I was happy to find that a consistent theme at the ITS World Congress this year was on the importance of shifting to road user charging to fund infrastructure investments. The idea behind road user charging is that people pay fees based on how many miles a vehicle travels. Road user charging pilots are currently happening in many states, including California, Oregon, and Colorado; in addition to being established in places around the world, including Germany and New Zealand. This is a seemingly logical consideration for government for the following reasons:
- Many governments rely upon fuel tax revenues to fund infrastructure and the purchasing power of fuel tax revenues has declined as vehicles have become more fuel efficient and the tax hasn’t been increased enough to keep up with inflation or infrastructure spending needs.
- Driverless vehicles have the potential to be all electric (so they’ll generate no fuel tax revenues) and to enable increased vehicle miles traveled. By charging people based on their distance traveled, this tax may discourage unnecessary trips (which is a significant concern in a driverless society).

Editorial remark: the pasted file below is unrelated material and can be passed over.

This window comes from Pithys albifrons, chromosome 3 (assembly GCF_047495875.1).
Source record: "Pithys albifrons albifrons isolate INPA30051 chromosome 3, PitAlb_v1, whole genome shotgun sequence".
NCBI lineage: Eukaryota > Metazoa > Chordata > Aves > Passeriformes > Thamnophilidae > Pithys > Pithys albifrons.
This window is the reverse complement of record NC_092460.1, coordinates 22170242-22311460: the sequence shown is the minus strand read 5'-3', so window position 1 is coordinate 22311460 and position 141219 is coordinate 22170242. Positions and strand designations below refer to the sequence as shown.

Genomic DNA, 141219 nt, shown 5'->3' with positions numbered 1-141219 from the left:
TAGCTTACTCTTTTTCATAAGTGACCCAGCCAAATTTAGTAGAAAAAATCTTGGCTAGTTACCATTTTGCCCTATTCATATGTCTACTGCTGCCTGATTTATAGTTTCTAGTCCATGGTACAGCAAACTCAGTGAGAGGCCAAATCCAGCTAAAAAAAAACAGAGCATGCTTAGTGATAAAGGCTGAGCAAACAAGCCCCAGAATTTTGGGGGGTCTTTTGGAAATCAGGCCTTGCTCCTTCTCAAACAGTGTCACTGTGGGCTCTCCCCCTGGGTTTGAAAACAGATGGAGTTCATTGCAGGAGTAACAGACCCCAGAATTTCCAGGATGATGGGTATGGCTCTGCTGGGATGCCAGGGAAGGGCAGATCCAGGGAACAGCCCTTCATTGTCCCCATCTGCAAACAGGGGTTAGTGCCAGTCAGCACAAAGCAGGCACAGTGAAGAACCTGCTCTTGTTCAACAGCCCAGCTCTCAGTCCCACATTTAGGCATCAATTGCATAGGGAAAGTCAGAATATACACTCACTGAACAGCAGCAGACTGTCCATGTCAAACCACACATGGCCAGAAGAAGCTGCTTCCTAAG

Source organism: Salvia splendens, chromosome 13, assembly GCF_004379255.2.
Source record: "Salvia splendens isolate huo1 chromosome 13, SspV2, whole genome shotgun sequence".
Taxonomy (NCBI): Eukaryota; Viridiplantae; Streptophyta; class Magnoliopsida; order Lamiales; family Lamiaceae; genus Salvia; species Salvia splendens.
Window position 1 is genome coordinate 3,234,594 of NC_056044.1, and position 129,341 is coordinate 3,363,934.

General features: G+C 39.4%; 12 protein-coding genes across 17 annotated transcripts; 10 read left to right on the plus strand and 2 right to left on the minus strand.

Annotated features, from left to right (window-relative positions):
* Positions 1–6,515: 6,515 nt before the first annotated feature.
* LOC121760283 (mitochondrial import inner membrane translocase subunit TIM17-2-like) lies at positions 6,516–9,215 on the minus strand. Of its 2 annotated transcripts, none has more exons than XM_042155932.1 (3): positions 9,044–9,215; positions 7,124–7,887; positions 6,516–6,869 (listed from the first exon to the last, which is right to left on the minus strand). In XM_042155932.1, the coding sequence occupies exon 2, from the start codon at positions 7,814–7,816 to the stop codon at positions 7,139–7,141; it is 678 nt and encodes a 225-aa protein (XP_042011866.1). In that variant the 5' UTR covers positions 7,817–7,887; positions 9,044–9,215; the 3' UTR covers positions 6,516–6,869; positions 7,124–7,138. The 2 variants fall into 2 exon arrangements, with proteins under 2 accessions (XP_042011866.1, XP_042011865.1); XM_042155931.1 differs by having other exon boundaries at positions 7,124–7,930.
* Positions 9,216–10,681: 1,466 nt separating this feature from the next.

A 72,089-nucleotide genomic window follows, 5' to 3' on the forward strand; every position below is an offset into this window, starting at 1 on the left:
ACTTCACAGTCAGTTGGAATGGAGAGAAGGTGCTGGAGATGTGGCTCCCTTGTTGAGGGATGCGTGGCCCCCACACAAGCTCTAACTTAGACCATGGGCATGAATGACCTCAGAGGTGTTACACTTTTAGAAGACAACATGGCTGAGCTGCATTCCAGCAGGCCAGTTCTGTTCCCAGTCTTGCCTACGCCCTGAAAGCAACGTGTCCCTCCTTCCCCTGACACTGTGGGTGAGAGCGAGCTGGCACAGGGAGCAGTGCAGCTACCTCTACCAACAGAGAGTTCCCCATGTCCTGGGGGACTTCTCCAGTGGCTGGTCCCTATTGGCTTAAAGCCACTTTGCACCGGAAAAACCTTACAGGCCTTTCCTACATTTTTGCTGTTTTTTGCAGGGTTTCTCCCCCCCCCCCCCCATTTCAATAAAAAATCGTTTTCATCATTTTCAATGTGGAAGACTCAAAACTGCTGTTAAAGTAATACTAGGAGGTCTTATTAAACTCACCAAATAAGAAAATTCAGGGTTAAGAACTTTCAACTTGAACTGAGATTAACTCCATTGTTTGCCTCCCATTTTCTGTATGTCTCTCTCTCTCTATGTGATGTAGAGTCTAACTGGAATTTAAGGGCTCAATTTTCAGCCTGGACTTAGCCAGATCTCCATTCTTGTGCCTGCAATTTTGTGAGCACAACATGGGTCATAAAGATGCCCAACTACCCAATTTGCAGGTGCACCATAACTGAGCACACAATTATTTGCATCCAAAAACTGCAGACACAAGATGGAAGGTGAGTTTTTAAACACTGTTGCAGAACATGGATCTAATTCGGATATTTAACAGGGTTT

The potential for road user charging becomes even more significant when the government considers how it might support a wide range of governmental goals. Road user charging rates could be adjusted based on the following types of variations:
- Charging based on time in order to reduce peak travel congestion;
- Charging based on a cordoned area to reduce congestion in that specific region;
- Charging based on vehicle occupancy could incentivize sharing (and, conversely, disincentivize zero and single-occupancy vehicle trips);
- Charging based on a vehicle’s impact to the roadway (e.g., charging more for heavy vehicles or for sudden acceleration and braking)
- Charging based on the fuel efficiency of a vehicle to encourage reduced greenhouse gas emissions; and/or
- Charging based on road types to discourage non-local vehicles traveling on local streets;
Despite the fact that will be a challenge to implement, I believe that road user charging has the potential to be introduced at the same time as driverless vehicles. Why not leverage the excitement around the adoption of a new technology by introducing a new (and desperately needed) funding mechanism for infrastructure spending?